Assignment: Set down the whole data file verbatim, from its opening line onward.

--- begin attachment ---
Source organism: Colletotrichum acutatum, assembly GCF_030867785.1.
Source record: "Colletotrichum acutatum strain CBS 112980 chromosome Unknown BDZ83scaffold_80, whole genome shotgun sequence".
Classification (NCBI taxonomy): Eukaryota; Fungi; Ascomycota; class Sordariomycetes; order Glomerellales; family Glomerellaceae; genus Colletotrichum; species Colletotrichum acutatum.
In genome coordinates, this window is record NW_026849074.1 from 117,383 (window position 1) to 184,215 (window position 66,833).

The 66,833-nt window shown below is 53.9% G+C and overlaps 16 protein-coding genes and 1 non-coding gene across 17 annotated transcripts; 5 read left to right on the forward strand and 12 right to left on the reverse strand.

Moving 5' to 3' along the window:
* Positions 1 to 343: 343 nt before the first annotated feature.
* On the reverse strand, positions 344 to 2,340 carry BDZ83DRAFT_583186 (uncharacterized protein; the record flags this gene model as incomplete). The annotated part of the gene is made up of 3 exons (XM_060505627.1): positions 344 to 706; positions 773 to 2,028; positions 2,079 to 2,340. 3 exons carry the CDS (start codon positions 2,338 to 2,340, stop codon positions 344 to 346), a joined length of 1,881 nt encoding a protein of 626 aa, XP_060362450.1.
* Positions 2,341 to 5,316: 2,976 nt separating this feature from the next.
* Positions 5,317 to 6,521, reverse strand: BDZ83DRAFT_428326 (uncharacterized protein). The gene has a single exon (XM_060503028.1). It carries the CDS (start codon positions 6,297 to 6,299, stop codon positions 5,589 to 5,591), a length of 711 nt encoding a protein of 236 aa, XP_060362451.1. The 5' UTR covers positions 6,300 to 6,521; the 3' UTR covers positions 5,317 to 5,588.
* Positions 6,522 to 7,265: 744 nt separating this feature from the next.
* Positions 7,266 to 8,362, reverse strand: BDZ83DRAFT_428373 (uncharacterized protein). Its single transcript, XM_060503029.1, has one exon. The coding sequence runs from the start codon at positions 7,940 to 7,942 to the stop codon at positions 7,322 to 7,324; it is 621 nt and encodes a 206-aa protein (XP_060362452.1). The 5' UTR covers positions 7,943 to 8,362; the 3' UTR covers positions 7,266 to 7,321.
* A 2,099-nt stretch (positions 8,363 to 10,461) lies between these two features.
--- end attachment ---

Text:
Source organism: Colletotrichum acutatum, assembly GCF_030867785.1.
Source record: "Colletotrichum acutatum strain CBS 112980 chromosome Unknown BDZ83scaffold_80, whole genome shotgun sequence".
Classification (NCBI taxonomy): Eukaryota; Fungi; Ascomycota; class Sordariomycetes; order Glomerellales; family Glomerellaceae; genus Colletotrichum; species Colletotrichum acutatum.
In genome coordinates, this window is record NW_026849074.1 from 117,383 (window position 1) to 184,215 (window position 66,833).

The 66,833-nt window shown below is 53.9% G+C and overlaps 16 protein-coding genes and 1 non-coding gene across 17 annotated transcripts; 5 read left to right on the forward strand and 12 right to left on the reverse strand.

Moving 5' to 3' along the window:
* Positions 1 to 343: 343 nt before the first annotated feature.
* On the reverse strand, positions 344 to 2,340 carry BDZ83DRAFT_583186 (uncharacterized protein; the record flags this gene model as incomplete). The annotated part of the gene is made up of 3 exons (XM_060505627.1): positions 344 to 706; positions 773 to 2,028; positions 2,079 to 2,340. 3 exons carry the CDS (start codon positions 2,338 to 2,340, stop codon positions 344 to 346), a joined length of 1,881 nt encoding a protein of 626 aa, XP_060362450.1.
* Positions 2,341 to 5,316: 2,976 nt separating this feature from the next.
* Positions 5,317 to 6,521, reverse strand: BDZ83DRAFT_428326 (uncharacterized protein). The gene has a single exon (XM_060503028.1). It carries the CDS (start codon positions 6,297 to 6,299, stop codon positions 5,589 to 5,591), a length of 711 nt encoding a protein of 236 aa, XP_060362451.1. The 5' UTR covers positions 6,300 to 6,521; the 3' UTR covers positions 5,317 to 5,588.
* Positions 6,522 to 7,265: 744 nt separating this feature from the next.
* Positions 7,266 to 8,362, reverse strand: BDZ83DRAFT_428373 (uncharacterized protein). Its single transcript, XM_060503029.1, has one exon. The coding sequence runs from the start codon at positions 7,940 to 7,942 to the stop codon at positions 7,322 to 7,324; it is 621 nt and encodes a 206-aa protein (XP_060362452.1). The 5' UTR covers positions 7,943 to 8,362; the 3' UTR covers positions 7,266 to 7,321.
* A 2,099-nt stretch (positions 8,363 to 10,461) lies between these two features.